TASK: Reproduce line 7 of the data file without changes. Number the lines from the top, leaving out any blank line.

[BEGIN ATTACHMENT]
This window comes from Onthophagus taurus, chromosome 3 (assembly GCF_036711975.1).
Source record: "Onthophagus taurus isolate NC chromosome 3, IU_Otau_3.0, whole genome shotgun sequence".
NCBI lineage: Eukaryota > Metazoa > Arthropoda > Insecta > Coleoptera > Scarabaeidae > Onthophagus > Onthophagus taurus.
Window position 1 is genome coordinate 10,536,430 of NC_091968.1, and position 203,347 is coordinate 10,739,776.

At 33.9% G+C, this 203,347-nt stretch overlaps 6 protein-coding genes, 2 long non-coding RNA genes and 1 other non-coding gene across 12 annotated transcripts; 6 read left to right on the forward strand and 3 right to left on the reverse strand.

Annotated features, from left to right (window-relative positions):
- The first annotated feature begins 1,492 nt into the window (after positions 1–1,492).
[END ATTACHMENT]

- The first annotated feature begins 1,492 nt into the window (after positions 1–1,492).